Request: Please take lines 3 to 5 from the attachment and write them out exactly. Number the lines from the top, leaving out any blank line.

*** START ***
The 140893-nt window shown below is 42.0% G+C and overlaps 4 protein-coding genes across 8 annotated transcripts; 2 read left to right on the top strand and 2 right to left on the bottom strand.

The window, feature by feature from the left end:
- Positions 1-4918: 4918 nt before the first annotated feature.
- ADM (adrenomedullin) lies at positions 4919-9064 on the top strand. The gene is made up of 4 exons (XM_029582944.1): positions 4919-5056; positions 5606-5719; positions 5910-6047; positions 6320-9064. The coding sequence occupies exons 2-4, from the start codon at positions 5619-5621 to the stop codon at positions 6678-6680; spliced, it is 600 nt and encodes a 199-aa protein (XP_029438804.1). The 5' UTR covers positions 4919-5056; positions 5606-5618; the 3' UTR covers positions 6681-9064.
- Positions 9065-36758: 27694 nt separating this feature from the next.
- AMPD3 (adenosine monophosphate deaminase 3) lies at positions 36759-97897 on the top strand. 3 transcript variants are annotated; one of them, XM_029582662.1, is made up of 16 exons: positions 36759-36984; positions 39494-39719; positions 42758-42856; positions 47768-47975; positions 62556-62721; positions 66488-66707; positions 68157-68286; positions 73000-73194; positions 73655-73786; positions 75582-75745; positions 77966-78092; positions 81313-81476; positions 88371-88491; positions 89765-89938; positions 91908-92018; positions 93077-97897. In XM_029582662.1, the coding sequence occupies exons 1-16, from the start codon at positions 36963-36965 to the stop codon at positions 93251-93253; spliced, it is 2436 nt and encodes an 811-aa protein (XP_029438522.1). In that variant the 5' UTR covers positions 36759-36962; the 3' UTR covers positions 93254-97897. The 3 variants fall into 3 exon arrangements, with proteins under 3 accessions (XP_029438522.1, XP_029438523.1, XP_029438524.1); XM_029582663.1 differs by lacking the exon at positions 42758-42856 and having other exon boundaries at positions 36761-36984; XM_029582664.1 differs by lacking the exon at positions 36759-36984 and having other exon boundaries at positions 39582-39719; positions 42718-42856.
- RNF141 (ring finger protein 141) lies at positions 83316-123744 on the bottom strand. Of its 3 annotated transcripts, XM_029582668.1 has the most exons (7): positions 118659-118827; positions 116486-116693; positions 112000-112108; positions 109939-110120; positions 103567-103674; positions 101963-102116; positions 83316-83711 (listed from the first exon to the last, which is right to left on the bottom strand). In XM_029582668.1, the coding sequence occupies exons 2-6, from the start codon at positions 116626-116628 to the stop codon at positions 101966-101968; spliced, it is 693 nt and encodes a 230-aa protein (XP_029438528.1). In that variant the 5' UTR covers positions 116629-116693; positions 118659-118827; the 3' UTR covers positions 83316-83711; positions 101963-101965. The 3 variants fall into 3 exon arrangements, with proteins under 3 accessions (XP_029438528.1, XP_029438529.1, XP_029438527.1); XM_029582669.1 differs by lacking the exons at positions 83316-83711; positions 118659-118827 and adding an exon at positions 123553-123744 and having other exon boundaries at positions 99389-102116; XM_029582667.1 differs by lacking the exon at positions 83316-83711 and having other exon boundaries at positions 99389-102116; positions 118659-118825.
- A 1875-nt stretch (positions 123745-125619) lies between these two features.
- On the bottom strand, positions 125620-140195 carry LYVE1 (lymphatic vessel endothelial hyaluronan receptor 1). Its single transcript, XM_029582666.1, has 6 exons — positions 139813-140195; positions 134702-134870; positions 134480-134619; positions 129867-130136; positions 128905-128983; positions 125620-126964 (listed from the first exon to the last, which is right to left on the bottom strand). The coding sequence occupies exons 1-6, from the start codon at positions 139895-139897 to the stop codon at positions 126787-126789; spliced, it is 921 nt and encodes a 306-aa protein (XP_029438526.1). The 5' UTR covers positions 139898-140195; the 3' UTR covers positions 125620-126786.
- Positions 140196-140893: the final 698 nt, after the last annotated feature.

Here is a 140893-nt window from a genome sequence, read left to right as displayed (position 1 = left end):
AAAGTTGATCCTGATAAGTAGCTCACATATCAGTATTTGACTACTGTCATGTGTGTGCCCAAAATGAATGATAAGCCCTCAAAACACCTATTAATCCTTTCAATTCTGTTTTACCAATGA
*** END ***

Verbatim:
- Positions 1-4918: 4918 nt before the first annotated feature.
- ADM (adrenomedullin) lies at positions 4919-9064 on the top strand. The gene is made up of 4 exons (XM_029582944.1): positions 4919-5056; positions 5606-5719; positions 5910-6047; positions 6320-9064. The coding sequence occupies exons 2-4, from the start codon at positions 5619-5621 to the stop codon at positions 6678-6680; spliced, it is 600 nt and encodes a 199-aa protein (XP_029438804.1). The 5' UTR covers positions 4919-5056; positions 5606-5618; the 3' UTR covers positions 6681-9064.
- Positions 9065-36758: 27694 nt separating this feature from the next.